More than 1,800 UK farmers have applied for the EU’s dairy aid scheme, which will pay producers to cut production over the next three months.
The Rural Payments Agency (RPA) has published details of the number of farmers who have applied for the first tranche of the voluntary scheme, which will run from 1 October to 31 December.
The scheme will pay farmers the equivalent of 12.2p/litre and aims to reduce milk supply across Europe in order to restore balance back to the market and stabilise prices.
According to the RPA, a total of 1,849 UK farmers have applied, with the breakdown as follows:
|Number of applicants||Volume (kg)|
Over the next week, the EU Commission has to verify figures from all member states and work out if there is enough money in its €150m (£127m) funding pot to cover all applications.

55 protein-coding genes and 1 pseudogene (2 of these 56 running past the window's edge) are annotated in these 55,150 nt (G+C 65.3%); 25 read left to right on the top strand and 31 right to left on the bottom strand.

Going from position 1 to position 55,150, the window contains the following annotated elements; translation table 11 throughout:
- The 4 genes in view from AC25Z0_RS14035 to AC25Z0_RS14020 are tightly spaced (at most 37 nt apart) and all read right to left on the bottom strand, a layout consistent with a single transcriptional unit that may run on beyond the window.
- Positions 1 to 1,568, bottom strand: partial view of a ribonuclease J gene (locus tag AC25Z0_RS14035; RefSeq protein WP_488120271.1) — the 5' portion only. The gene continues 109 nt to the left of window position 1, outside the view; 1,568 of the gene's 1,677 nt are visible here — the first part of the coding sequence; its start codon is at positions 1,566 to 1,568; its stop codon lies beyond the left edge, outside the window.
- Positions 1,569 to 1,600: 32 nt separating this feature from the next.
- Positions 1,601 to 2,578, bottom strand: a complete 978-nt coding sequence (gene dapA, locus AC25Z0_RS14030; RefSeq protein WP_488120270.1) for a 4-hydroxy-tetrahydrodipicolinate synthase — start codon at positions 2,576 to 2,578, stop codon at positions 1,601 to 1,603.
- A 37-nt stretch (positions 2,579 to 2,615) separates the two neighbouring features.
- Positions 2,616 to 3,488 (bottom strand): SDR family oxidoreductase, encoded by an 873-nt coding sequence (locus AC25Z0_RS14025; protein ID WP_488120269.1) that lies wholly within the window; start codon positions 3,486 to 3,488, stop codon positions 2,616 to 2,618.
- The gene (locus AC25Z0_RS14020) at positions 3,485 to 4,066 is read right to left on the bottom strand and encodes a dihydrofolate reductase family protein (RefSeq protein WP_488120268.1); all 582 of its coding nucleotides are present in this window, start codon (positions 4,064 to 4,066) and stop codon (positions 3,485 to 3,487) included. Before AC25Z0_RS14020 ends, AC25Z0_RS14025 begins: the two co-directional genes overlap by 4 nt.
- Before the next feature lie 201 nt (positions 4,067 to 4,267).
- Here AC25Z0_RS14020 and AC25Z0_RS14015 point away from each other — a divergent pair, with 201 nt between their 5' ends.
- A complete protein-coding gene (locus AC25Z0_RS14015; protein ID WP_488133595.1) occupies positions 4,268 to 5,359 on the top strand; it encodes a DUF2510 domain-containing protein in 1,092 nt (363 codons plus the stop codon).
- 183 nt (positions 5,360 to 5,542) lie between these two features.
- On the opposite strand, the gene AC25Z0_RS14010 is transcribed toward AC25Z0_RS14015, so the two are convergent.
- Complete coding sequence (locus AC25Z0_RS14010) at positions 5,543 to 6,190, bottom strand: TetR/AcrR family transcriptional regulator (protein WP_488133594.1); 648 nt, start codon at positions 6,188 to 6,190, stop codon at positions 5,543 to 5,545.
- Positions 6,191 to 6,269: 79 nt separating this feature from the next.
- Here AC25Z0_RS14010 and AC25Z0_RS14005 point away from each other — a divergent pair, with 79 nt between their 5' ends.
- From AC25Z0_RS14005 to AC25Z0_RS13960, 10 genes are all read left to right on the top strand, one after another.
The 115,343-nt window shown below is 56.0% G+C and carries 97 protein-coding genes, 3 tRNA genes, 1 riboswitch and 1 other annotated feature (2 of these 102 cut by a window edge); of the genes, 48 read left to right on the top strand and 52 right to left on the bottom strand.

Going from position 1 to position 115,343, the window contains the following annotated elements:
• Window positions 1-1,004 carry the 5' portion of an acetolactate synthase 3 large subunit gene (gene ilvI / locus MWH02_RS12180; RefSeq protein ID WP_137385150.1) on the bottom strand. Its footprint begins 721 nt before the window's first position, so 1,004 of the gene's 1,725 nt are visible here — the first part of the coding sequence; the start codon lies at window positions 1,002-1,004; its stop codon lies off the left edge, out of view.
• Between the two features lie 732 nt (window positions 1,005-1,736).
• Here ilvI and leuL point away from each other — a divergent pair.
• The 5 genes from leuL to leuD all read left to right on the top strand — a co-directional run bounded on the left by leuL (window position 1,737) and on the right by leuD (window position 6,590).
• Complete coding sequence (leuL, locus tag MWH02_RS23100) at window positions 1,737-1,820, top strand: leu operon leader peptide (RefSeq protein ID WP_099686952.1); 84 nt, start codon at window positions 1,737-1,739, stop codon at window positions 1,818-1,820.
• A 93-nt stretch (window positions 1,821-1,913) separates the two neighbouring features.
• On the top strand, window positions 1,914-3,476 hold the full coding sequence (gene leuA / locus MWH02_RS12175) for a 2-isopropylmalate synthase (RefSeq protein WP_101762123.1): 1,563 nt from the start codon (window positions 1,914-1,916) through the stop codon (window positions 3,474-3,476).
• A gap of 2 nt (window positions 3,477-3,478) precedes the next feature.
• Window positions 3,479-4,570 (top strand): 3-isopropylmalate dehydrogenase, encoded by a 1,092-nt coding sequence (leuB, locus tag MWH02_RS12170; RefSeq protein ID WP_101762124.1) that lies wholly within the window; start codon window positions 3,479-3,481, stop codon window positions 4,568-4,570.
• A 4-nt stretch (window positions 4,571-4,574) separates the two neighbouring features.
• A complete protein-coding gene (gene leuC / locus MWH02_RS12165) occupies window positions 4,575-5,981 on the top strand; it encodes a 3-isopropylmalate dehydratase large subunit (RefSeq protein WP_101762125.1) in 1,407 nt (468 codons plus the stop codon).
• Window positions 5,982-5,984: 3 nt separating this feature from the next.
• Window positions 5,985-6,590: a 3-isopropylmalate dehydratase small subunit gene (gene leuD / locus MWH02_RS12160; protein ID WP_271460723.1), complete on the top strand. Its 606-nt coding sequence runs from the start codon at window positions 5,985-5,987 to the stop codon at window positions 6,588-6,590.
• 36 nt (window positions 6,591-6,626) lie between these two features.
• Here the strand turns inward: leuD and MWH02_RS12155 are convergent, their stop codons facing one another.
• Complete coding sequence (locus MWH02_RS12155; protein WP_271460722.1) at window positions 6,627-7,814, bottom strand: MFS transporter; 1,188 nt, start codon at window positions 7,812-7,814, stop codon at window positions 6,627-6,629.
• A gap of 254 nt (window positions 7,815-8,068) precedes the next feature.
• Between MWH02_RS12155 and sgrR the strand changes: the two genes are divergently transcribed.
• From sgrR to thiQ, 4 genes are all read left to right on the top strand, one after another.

If the scheme is oversubscribed the volume of milk eligible for payment will be reduced and future tranches of the scheme will be cancelled.
Sian Davies, chief dairy adviser for the NFU, said preliminary figures from the rest of the EU suggested the UK was one of the biggest applicants by volume for the scheme.
This was partly because many UK farmers had already scaled back production and so were eligible for the scheme without reducing output further.
Germany is the country understood to have applied for the biggest reduction in production – thought to equate to 285,000t or 285m litres.
The German government is topping up the basic payment, which has made it even more attractive to its farmers, Ms Davies said.
About 13,000 farmers in France are also thought to have applied for the scheme.
The RPA said UK farmers who have applied to the scheme should hear within seven working days of the application deadline if their application has been accepted or rejected.
If has been accepted, the agency will confirm the amount of the reduction they can apply for payment on.